Palm, which practically invented the smartphone, is in a rut: its products have hardly improved in years, competitors like Research In Motion and Apple are stealing potential customers in droves, and its stock is in the toilet.
Today’s WSJ ($) takes a broad look at the company’s plan to fix itself, including hiring former Apple design engineering guru Jon Rubinstein, trimming excess fat, and developing a new, Linux-based mobile operating system. Presumably, Rubinstein will be able to direct Palm’s hardware engineers to design a sexy gadget. And Palm’s new OS should address some of its stability issues, and frankly, can’t be worse than its current one. But that won’t be enough…
If Palm wants to make a real splash and compete with Apple, it needs to go after the same creative, design-obsessed, early adopter-types that cried foul when Steve Jobs first told them they couldn’t write software for the iPhone — and then spent the next week rebuilding their Web sites for the iPhone’s Web browser anyway. Many of those people already belong to a massive, thriving developer community that hasn’t had a fair chance to crack into mobile: Adobe Flash designers.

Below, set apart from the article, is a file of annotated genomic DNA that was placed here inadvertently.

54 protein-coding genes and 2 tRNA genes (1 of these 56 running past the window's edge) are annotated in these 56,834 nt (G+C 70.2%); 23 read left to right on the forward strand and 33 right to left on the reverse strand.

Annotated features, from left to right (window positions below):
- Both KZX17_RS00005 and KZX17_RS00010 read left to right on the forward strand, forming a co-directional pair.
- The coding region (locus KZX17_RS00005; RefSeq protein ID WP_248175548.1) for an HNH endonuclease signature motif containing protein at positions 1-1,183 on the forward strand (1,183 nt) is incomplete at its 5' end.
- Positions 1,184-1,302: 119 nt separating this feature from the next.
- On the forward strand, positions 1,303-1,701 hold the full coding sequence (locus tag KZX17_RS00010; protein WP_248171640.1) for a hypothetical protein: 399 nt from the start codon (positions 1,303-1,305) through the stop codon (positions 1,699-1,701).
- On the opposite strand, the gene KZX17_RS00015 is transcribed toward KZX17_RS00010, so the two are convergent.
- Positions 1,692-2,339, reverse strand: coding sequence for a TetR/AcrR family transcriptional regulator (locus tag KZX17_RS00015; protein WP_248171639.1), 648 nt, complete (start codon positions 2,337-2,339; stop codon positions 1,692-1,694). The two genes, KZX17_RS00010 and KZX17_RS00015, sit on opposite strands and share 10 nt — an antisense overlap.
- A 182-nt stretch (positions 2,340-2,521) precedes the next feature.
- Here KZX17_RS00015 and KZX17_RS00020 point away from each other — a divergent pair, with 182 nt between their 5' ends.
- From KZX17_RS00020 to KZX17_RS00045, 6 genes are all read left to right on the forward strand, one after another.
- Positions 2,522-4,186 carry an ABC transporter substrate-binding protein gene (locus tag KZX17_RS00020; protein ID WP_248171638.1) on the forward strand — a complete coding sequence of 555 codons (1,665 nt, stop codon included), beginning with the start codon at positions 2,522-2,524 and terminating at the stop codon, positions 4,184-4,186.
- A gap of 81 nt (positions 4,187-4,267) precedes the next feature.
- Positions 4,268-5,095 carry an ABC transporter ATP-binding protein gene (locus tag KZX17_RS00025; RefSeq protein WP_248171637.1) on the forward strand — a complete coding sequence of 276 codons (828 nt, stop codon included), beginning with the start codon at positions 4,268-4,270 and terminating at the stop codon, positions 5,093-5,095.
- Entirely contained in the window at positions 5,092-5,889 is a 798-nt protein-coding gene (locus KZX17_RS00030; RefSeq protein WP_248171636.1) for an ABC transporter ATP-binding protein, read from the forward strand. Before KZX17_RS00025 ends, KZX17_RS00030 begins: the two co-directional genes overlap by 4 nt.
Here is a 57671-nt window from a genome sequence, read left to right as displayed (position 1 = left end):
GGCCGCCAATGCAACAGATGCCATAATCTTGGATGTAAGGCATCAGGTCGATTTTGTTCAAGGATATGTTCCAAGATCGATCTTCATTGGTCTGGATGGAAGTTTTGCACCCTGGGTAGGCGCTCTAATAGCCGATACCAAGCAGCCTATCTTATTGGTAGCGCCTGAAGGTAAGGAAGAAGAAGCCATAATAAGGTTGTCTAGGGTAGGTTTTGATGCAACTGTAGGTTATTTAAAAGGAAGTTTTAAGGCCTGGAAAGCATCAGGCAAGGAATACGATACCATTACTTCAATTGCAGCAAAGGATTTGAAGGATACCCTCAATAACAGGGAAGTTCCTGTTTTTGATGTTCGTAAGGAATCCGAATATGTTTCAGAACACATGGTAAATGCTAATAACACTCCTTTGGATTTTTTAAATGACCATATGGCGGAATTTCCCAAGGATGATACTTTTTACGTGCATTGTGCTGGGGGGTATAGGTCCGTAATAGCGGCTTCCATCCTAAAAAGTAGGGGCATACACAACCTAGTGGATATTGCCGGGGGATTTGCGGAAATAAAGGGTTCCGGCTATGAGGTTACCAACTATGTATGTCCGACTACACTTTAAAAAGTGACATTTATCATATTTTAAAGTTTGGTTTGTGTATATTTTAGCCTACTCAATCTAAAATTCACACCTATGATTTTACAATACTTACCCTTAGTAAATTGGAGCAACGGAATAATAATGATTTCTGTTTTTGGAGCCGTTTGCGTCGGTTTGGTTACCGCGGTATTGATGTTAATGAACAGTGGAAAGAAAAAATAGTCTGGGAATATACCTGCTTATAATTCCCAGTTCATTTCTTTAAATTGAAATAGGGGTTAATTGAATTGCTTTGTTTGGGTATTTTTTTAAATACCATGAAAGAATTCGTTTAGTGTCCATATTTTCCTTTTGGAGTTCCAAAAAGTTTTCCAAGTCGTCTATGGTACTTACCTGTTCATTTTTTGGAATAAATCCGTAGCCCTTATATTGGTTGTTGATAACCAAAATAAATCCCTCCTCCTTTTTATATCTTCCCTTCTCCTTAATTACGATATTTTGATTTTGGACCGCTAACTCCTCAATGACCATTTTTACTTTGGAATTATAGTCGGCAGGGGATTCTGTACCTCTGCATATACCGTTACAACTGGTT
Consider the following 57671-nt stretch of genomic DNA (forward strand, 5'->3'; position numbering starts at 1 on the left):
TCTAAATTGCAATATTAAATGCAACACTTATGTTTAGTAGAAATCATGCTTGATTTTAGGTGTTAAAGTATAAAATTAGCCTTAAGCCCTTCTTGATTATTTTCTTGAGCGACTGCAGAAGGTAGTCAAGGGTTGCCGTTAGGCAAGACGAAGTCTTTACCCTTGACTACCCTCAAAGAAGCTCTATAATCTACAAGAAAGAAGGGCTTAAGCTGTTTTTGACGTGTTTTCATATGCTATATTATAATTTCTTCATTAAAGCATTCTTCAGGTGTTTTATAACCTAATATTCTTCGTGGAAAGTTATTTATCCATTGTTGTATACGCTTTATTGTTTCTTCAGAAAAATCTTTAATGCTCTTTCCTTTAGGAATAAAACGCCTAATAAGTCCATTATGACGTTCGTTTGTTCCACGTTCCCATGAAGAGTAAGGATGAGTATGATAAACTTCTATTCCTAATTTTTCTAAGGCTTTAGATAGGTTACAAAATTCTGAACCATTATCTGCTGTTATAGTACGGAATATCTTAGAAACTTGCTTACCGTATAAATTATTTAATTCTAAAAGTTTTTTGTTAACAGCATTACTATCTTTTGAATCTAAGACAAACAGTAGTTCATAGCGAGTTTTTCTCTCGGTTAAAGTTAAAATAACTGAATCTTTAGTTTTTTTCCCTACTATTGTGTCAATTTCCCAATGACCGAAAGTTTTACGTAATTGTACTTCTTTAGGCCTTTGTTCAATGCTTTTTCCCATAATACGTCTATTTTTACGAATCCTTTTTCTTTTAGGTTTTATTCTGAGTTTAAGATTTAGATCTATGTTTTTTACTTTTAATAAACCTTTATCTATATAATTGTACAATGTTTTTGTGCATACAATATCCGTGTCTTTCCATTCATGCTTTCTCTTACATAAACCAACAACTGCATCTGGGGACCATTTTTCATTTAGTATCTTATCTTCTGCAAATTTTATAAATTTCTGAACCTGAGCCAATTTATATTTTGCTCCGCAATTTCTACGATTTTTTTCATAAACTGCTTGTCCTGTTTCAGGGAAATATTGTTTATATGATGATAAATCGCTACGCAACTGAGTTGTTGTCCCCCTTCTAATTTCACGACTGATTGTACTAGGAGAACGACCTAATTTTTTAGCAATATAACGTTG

Flash is big on the Web: it’s on almost every computer, is powering the Web video boom, and is huge with Web animators, casual game makers, and advertisers. Yet Adobe has done a terrible job so far getting its software on mobile phones, especially in the States. Flash is an easy-to-develop, powerful platform with good looks and built-in video support. It probably wouldn’t take much work for people to port their existing Flash apps to the mobile screen — and a Palm Web browser with Flash support would be something that neither Apple, BlackBerry, Microsoft’s Windows Mobile, nor Google’s Android has at this point.
By linking with Adobe, Palm would probably alienate its existing community of Palm OS developers, but let’s face it — that’s cutting bait at this point. If Palm and Adobe could work together on a stunning user interface and offer the massive community of Flash developers wide-open access to a solid phone platform on good-looking devices, it could be a huge hit.
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